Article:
Thursday, October 8, 2009

Nutrition in a developing country

I recently received a healthy lifestyle magazine in a care package from my family, and an article about antioxidant-rich foods caught my eye. In the U.S. this buzz-word, “antioxidant” is fairly well-known, but when I found myself trying to explain it to my Nicaraguan host sister over breakfast, I was met with a blank stare and a scrunched-up nose (in Nicaraguan nonverbal communication, that means confusion). “Free radicals?” She asked, “Those are in our bodies? Why do they need to be destroyed?” As I watched her eat some the typical breakfast of white sweet bread and tortilla with sugared-down coffee, I realized that this world of food that I was trying to explain was completely foreign. In Nicaragua, you eat what is available and you don’t complain. Food is a scarce resource that is subject to Mother Nature’s quirks and a person’s income level.

I realized that Nicaraguans don’t have ¨favorite foods¨ when I tried to use that as an ice-breaker introduction for a workshop I led with midwives. “State your name, the community you’re from and your favorite food” I instructed. One by one the women went off onto long tangents about how they just eat whatever is in season – beans, tortilla, etc. (of course, “only if God grants me the money to buy them or the good fortune to grow them.”) Most summed up saying that their “favorite foods” were beans and tortilla (aka what they eat every day). The concept was lost on them and I just had to smile at my mistake. I hadn’t realized before that experience what a luxury it is to even have a favorite food. The freedom of choice in what you eat is not universal and in poor countries such as Nicaragua, nutrition and health suffer.

In every rural Nicaraguan kitchen you can always find a few staples: tortillas made of maize, red beans, white rice and salty cow cheese. Sometimes there is a little bit of tomato, onion, plantain and some fruit to mix with sugar to make a sweet juice – but basically that’s about it. They don’t “count carbs” or even calories for that matter - most have never been inside a large grocery store that we would be familiar with in the U.S. A little corner store run out of someone’s house carries most of what they need: salt, sugar, beans, rice, white bread, soda pop…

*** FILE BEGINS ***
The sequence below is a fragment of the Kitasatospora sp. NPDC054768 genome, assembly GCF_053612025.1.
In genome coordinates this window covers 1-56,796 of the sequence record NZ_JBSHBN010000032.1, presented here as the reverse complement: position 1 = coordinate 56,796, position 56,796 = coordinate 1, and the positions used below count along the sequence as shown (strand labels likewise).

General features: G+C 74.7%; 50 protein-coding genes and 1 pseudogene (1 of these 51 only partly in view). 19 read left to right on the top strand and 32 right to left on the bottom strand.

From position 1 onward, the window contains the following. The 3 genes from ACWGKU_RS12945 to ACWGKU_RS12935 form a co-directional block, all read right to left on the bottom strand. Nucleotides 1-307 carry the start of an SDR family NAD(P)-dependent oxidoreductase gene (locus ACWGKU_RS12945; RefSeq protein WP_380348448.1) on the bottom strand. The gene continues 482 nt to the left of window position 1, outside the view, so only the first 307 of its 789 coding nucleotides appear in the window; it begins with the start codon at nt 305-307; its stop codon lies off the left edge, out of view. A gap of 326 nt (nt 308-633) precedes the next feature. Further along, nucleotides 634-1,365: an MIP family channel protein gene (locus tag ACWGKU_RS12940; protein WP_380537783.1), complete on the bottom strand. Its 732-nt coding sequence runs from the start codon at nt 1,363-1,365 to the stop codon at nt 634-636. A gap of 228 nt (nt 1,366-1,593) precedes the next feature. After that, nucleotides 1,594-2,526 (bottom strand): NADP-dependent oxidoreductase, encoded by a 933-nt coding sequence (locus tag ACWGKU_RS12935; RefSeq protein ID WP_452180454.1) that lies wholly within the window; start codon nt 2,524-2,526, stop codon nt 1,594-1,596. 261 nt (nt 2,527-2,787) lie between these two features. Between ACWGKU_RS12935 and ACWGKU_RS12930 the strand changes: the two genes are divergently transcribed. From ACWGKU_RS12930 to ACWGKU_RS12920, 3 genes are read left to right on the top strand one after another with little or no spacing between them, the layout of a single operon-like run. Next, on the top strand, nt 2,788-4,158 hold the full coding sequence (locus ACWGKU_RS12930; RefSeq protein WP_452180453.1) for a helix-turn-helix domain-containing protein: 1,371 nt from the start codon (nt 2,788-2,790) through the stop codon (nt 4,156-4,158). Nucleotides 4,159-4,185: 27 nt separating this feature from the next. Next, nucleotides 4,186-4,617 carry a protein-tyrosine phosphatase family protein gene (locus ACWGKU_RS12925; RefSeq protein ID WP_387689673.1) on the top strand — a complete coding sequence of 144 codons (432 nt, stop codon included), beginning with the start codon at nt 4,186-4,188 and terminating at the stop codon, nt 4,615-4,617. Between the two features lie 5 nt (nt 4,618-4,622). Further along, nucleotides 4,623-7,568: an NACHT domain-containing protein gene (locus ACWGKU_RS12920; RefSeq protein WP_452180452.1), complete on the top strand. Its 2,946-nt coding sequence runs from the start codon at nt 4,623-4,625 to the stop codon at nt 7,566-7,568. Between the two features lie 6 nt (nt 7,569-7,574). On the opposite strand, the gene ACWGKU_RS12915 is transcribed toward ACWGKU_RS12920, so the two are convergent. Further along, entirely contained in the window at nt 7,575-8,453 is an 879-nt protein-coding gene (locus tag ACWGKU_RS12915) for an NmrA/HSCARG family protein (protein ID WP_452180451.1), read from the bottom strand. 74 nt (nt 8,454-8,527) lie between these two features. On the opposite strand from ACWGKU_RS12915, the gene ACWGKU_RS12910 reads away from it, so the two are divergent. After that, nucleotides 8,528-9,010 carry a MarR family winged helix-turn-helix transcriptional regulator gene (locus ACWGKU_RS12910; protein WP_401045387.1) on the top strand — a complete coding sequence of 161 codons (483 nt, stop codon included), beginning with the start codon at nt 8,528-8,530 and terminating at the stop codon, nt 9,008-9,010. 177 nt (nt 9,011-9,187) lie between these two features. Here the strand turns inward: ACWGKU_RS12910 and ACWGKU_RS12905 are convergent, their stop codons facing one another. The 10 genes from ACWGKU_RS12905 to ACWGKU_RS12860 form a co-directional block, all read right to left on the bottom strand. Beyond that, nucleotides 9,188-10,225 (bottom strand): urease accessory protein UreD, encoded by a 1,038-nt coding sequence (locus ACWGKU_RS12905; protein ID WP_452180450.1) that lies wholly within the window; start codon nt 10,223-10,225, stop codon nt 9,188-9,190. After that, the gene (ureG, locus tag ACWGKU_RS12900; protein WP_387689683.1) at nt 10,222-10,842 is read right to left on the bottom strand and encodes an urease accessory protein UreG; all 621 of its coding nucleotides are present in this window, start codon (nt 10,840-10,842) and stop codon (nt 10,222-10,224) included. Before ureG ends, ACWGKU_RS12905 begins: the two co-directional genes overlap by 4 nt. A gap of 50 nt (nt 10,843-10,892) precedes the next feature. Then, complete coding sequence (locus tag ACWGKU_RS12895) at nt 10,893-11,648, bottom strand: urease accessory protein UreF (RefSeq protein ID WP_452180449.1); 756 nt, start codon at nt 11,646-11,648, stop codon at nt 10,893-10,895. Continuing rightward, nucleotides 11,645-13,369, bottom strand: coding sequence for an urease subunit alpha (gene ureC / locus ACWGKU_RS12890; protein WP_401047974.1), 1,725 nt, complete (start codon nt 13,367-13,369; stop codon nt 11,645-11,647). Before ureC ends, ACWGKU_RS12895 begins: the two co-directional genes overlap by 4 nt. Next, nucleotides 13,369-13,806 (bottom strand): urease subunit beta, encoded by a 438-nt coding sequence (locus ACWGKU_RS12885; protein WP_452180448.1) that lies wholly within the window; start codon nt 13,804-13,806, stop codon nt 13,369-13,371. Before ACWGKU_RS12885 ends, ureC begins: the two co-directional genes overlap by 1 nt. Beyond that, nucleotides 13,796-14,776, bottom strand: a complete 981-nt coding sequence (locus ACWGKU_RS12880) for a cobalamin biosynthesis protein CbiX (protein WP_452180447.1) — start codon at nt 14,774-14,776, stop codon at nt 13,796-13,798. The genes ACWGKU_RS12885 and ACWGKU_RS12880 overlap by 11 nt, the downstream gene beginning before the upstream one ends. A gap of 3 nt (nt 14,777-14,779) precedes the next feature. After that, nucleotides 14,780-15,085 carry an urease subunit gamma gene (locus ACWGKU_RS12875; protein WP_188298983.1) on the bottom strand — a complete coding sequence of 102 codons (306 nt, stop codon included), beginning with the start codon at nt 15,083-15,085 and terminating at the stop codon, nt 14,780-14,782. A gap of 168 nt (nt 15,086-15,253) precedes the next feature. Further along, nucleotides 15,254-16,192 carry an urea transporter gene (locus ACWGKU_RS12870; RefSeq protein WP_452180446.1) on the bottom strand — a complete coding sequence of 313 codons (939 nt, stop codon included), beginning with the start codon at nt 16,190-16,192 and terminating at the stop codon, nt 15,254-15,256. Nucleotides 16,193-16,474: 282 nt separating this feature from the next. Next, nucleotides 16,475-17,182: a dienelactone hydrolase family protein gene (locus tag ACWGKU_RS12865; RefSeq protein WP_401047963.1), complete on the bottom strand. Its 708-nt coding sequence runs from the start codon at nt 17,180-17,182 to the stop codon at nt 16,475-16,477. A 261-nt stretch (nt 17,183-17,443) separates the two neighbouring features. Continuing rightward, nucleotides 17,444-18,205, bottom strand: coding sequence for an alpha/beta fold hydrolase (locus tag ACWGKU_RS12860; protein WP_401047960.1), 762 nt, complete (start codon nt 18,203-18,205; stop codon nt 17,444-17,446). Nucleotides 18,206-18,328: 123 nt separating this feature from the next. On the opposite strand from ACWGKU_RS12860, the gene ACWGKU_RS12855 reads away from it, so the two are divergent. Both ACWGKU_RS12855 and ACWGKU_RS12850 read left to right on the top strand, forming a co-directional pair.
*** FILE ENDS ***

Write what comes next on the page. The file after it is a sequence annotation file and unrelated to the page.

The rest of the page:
As I continued reading the magazine, I saw a poll of some major personalities in the healthy-living world which asked them what they usually ate for breakfast. One nutritionist stated that he had “A medicinal smoothie that includes whey protein, a fatty-acid supplement, super greens, coconut powder, wild berry concentrate, goat milk kefir and frozen acai fruit.” My mouth literally dropped. This morning, when I went to my kitchen for breakfast there were red beans, tortilla and sweet coffee, period. If I were to read that article before joining Peace Corps, I probably would have thought – “Why didn’t I think of that smoothie?! I’m going to the store right now to stock up…” Now I realize that eating healthy is a privilege that only those in developed countries or with high incomes can afford. Before Peace Corps, even though I lived in the remote state of Alaska, I could still acquire a variety of exotic and healthy foods (however at a slightly larger price than the “lower ’48” – but still accessible). Another expert who was interviewed said that he enjoyed a Japanese breakfast; “steamed rice, miso soup, grilled salmon, pickles, cooked vegetables, sea vegetables and green tea.” Although there are some international restaurants in the capital of Managua, most people in the country only know “Nicaraguan food.” Being able to enjoy food from other countries that is easily affordable is also a benefit of living in a first-world, immigrant nation such as the United States.